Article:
Thursday, August 30, 2012
LONG ISLAND, N.Y. -- For Craig Schum, the barefoot baker who helped pull an Assonet couple from the fiery wreckage of a downed airplane on Long Island, N.Y., life has taken a surreal turn.
"It's bizarre, because I'm not the story," he said when reached by phone at Levain Bakery in Wainscott, N.Y. "I'm just the guy that ran through the woods. The plane crash is the story. The two people who survived are the story."
Schum, 33, said he is somewhat uncomfortable with the attention he's gotten since helping to save Assonet residents Steven Bochter and Kim Brillo, who crashed Sunday shortly after taking off from Long Island to return to Taunton Airport. Bochter, the pilot and owner of the plane, also owns Swansea Auto Center.
Schum hopes to eventually meet them.
"I desperately want to give her a hug and make sure she's OK," he said. "There's this connection there. I want to hear them say firsthand, 'Hey, we lived. It's OK.' There's some sort of closure there."
The New York man was on his way home from a day of work at the bakery Sunday when he stopped to check out a protest against the noise levels at East Hampton Airport. The next thing he remembers is seeing a small airplane crash into the nearby woods.
"You could hear all the trees crashing down, then a giant boom or explosion kind of thing," Schum recalled. "I ran toward the crash."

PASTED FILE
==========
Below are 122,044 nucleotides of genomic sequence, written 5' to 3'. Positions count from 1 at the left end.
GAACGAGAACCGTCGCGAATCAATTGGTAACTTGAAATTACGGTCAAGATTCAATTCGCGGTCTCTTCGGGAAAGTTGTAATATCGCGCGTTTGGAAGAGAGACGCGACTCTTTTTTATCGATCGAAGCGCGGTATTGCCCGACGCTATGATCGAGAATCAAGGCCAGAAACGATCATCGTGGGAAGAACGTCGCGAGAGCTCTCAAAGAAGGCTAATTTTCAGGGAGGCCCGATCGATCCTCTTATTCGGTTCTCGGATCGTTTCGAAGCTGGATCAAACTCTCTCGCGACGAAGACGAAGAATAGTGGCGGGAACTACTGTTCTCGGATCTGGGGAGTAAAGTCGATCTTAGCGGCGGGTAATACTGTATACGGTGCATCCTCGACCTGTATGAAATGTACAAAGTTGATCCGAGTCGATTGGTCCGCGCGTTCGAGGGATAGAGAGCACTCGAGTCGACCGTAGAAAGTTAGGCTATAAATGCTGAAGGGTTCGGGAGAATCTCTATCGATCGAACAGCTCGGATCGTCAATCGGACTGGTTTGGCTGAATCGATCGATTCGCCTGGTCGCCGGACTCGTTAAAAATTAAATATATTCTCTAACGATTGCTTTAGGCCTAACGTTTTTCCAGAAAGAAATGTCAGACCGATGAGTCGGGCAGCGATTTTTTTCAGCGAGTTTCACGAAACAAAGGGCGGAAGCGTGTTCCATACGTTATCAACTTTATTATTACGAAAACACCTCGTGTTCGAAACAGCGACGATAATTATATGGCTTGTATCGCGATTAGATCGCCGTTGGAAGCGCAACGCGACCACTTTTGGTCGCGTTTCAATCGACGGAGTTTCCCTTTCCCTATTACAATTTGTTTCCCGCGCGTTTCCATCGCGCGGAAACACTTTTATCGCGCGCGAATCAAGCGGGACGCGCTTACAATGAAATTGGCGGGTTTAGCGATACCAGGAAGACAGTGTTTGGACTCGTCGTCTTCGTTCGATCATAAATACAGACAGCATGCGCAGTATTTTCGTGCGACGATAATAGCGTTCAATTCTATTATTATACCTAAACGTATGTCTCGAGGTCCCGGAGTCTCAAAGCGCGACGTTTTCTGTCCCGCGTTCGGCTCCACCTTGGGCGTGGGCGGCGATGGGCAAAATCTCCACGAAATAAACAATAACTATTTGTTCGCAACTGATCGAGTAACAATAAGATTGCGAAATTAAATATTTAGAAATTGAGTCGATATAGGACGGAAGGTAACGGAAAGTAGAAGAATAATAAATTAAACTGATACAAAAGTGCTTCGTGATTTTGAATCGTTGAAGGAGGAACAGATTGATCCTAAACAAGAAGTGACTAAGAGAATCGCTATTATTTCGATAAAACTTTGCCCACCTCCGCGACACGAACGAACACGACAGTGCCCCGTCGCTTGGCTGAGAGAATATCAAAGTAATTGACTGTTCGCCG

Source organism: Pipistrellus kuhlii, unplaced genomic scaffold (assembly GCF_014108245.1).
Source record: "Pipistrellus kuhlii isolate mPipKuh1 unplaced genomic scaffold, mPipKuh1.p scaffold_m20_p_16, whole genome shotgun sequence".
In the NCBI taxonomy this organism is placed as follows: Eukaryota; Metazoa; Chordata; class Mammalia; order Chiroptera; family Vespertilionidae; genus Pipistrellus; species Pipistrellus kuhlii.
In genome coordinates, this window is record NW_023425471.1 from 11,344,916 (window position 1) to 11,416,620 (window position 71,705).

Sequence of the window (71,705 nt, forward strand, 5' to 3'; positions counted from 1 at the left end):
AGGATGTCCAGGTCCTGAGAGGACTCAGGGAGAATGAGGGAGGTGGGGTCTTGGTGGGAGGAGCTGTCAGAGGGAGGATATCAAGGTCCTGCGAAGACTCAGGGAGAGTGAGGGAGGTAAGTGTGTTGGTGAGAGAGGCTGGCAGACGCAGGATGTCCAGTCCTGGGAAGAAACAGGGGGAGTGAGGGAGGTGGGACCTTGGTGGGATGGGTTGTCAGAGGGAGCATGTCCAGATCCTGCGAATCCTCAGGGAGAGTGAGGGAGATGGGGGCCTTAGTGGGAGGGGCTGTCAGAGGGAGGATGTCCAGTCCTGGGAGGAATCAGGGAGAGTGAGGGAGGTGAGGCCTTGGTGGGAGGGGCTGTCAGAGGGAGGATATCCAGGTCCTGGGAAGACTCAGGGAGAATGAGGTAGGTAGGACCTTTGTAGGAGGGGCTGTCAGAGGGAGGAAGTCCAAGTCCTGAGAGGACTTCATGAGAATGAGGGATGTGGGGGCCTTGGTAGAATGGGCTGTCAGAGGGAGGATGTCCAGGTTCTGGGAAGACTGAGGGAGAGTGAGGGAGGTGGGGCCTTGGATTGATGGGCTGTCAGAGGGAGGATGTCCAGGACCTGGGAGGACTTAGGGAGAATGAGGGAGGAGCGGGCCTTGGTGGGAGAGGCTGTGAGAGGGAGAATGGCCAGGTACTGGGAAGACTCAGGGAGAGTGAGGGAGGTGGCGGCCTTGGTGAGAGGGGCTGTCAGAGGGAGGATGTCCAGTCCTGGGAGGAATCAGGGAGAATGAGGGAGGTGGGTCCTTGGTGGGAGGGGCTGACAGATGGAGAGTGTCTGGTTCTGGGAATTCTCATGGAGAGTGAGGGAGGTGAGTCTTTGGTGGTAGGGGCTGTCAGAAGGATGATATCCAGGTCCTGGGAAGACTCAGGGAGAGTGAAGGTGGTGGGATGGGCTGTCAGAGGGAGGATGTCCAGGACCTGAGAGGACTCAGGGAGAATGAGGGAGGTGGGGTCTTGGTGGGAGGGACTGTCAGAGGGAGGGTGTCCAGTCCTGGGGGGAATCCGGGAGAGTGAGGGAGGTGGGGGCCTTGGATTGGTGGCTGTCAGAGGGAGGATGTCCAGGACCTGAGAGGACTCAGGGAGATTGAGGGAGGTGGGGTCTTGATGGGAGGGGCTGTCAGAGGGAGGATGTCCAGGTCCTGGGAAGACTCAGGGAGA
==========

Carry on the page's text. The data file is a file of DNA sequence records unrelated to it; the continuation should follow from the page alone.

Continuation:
Describing himself as a surfer who prefers to go barefoot whenever possible, Schum had already taken his shoes off on his way home from work. He dashed toward the wreckage in his unshod feet, scaling a deer fence along the way.
"There's really nothing I recall, except I had to jump over a fence," he said. "I remember thinking it was a stupid idea to jump."
When he got to the crash site, Schum said, the front end of the plane was in flames.
"The pilot was wandering around dazed and covered in blood," he said. "Kim was unconscious outside the plane, but her legs were still in the plane. She was bloody, covered with cuts. I was pretty sure she was dead."
As he started pulling Brillo from the wreckage, another man arrived to help, Schum said.
"The two of us carried her toward the road, where the paramedics showed up," he said. "We got them back under the fence. I held her hand and was trying to get her to regain consciousness I was holding her hand, looking into her face and talking to her when she started moving her head. At that moment I knew she was alive."
Schum, an avid surfer and skateboarder, said he never thought about his own safety during the incident. He said he acted on instinct and compared his actions to the mindset he brings into his pastimes.
"When you're surfing or skating, you do a lot of dumb stuff," he said. "You just don't think about it. You just do it."
Being called a hero, he said, is uncomfortable.
"It's not false modesty," he said. "I'm very proud of what I did. The heroism thing, all that stuff is uncomfortable because I wasn't thinking about it. I just did it. I didn't choose to do it."
Since helping rescue Bochter and Brillo, Schum has found himself in the spotlight, giving interviews and posing for pictures in the bakery.
"I just had my picture taken with some bikini team that came in" he said.
Since Schum recently broke his cell phone while skateboarding, press outlets have been calling the bakery to arrange interviews. The attention has made him the subject of some good-natured ribbing from his co-workers.
"I still have to process what happened," he said. "Now I have this whole second event to process."